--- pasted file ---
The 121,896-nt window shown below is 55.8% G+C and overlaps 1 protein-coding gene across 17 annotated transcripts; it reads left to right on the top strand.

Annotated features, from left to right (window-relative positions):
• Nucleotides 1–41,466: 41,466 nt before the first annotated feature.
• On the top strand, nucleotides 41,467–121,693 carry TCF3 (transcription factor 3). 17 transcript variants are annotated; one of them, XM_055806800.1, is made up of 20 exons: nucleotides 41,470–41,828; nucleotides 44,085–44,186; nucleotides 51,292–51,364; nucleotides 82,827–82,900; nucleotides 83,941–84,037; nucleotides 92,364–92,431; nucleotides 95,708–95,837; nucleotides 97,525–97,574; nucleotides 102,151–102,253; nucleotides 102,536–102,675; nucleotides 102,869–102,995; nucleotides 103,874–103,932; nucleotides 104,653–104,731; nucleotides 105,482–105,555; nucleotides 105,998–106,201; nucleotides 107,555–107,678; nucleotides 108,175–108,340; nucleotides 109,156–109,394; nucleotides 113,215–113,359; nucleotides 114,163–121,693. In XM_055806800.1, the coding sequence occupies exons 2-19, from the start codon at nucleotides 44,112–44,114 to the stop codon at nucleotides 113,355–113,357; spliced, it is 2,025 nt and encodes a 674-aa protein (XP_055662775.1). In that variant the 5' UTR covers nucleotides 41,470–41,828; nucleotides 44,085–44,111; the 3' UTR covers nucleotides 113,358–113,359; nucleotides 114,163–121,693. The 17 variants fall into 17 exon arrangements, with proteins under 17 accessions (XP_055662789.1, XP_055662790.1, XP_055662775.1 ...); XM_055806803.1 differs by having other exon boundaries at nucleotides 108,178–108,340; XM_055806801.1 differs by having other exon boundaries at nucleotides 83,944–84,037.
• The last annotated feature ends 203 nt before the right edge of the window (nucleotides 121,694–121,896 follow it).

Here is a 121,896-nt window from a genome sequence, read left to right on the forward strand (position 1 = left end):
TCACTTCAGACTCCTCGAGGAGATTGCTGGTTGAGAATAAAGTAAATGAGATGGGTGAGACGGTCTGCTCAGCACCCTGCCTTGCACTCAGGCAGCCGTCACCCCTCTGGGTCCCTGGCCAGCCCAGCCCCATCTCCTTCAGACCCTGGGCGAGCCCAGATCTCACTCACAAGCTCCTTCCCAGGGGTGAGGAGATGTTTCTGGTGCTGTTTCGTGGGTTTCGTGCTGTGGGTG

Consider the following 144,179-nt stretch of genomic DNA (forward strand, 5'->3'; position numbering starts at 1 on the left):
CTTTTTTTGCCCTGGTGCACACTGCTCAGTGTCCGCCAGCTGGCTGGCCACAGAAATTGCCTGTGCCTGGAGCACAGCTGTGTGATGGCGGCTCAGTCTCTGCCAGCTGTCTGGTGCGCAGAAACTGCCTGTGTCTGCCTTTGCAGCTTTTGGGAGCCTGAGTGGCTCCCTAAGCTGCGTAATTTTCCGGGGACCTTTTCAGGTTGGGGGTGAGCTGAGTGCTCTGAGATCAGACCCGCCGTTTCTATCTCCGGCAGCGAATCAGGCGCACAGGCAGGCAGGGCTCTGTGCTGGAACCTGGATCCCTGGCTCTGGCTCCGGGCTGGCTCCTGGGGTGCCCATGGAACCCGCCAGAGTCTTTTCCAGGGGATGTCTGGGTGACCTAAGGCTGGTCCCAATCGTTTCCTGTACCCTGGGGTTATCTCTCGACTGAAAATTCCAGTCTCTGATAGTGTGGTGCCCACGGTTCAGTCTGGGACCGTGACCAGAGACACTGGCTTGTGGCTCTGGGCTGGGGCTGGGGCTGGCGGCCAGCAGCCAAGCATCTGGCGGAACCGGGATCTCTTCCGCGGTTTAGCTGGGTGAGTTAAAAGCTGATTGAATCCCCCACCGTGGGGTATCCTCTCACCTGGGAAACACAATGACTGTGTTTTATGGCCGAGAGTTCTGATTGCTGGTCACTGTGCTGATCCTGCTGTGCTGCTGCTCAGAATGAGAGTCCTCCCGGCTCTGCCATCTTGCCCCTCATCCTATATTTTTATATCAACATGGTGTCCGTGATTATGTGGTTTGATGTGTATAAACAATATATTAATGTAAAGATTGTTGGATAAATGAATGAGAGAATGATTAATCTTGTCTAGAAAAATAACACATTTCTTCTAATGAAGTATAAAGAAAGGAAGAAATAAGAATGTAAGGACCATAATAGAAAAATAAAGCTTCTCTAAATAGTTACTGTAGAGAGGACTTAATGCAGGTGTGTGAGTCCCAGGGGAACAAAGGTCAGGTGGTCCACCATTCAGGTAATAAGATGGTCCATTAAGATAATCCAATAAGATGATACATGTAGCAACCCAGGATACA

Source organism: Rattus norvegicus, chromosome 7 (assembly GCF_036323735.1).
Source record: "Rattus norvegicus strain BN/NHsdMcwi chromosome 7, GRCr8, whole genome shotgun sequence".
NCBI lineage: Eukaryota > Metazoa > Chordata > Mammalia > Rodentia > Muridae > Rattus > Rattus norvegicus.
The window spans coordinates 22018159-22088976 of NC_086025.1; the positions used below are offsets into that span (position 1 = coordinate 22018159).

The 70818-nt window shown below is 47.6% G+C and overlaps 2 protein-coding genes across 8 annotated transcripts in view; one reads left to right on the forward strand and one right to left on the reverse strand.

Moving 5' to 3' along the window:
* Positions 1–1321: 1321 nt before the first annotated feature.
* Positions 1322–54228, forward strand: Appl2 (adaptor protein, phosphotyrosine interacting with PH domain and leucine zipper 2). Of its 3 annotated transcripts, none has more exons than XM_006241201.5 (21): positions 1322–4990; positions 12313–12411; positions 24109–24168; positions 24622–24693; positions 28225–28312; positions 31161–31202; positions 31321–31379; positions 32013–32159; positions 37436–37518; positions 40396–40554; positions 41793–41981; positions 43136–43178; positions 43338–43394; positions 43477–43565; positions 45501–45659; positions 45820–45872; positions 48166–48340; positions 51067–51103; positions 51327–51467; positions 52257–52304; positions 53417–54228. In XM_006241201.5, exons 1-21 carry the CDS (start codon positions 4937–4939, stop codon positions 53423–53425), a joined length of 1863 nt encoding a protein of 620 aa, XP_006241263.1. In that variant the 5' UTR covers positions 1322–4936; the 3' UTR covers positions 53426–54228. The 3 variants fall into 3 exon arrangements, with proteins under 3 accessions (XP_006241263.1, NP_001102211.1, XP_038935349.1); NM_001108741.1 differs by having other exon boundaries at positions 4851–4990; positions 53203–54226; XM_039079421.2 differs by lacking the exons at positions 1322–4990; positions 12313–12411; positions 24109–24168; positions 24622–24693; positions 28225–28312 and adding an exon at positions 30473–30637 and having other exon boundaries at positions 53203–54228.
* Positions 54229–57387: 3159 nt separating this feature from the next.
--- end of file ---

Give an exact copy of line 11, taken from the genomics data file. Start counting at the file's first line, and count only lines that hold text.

Source record: "Rattus norvegicus strain BN/NHsdMcwi chromosome 7, GRCr8, whole genome shotgun sequence".